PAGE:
As the name suggests, Hydrogen Economy is based on the very first element in the periodic table, Hydrogen. The source of trouble for all pre-Mendeleevian (I really did make this word up) scientists looking to arrange the then known elements in a particular order, Hydrogen is also a huge source of trouble regarding its place in our economy. It sure does have the potential to heavily impact the Global Energy Market that is currently built only around coal and fossil fuels, but the impact should be positive and should push us on the path of further development and not be regressive.

The production of Hydrogen on a scale suitable for use in a perfectly ideal Hydrogen Economy can be achieved in two ways. Number one, from fossil fuels through steam- methane reforming techniques, a process that pollutes the environment so much that it defeats the purpose of a Hydrogen Economy. Number two, through electrolysis from water. This process only gives out oxygen and no pollutants but on the downside, the cost of mass production is so very high that the production companies cannot even dream of a profit and that they would have to operate at heavy losses, which is something no human being with basic education would do, let alone business strategists in costly suits.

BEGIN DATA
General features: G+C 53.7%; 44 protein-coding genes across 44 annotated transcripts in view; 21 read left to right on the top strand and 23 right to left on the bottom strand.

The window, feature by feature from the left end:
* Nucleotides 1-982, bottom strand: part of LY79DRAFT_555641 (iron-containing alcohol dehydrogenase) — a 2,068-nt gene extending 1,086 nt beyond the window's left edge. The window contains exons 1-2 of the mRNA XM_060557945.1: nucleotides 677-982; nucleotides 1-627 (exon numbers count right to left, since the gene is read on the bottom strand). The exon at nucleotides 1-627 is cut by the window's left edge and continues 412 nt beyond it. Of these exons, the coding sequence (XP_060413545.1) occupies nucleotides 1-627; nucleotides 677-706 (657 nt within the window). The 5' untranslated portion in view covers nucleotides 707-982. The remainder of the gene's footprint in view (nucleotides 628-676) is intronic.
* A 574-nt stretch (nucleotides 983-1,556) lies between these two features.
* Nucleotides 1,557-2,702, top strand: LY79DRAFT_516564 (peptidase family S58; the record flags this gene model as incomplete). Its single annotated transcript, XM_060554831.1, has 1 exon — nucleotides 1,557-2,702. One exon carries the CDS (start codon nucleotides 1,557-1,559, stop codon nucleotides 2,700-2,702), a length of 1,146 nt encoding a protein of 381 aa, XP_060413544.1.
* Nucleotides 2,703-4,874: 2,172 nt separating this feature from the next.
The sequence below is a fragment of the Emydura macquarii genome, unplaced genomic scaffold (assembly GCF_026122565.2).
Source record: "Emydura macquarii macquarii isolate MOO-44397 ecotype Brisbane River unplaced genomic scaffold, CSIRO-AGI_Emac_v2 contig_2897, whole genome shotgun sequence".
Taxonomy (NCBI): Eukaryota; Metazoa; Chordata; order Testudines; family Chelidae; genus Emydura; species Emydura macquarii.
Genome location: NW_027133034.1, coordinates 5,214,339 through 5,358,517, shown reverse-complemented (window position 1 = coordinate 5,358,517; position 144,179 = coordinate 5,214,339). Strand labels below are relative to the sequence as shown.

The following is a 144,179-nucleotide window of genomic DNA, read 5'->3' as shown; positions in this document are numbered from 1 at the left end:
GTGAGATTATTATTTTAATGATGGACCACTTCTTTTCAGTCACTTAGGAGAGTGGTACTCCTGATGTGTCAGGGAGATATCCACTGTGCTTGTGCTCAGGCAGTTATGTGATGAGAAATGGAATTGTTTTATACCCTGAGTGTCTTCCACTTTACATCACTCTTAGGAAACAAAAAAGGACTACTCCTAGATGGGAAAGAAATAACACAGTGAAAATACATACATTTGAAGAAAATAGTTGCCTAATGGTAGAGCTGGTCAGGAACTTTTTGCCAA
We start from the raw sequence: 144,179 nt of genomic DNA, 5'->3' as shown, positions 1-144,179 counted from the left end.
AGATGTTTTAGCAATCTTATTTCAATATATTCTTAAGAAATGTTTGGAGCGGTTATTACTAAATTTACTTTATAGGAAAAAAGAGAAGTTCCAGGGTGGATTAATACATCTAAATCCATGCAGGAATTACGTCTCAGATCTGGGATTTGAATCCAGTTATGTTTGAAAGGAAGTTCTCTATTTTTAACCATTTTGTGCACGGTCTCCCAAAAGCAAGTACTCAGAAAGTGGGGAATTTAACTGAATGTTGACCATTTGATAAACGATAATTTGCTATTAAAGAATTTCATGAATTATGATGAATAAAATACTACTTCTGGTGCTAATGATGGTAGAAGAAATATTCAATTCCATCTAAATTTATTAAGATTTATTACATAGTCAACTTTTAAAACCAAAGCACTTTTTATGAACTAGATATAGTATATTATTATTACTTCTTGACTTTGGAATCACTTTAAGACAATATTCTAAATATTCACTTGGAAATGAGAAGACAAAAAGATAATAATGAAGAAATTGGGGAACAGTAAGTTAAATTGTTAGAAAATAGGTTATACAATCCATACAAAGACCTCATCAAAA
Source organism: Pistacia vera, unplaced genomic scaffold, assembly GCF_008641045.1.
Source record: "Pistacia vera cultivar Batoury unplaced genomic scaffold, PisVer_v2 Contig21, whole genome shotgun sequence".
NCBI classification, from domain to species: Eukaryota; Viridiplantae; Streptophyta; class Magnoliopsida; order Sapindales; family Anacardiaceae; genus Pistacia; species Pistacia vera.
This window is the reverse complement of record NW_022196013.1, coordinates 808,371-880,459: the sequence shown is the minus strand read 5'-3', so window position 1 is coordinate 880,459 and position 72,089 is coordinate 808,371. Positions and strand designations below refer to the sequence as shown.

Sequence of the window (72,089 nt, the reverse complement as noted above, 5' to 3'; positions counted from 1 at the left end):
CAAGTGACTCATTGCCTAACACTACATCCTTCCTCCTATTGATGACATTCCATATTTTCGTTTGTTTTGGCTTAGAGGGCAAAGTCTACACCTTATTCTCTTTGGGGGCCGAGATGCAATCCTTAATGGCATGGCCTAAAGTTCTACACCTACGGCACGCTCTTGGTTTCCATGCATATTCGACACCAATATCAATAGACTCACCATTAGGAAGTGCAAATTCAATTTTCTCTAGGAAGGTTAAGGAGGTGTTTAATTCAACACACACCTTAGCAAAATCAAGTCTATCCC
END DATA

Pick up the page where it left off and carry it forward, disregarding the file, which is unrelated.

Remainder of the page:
Batteries and Fuel Cells are only for powering automobiles and boats and submarines but to power an entire city through Hydrogen, Nuclear Fusion is the only possible way. Nuclear Fusion, now at its nascent stages, is very costly to build and maintain and it uses hydrogen produced from Natural Gas and Methane derivatives. In the near future, if Nuclear Fusion tastes success, we might have to move to more eco-friendly methods of producing Hydrogen.

How would the society react to a Hydrogen Economy?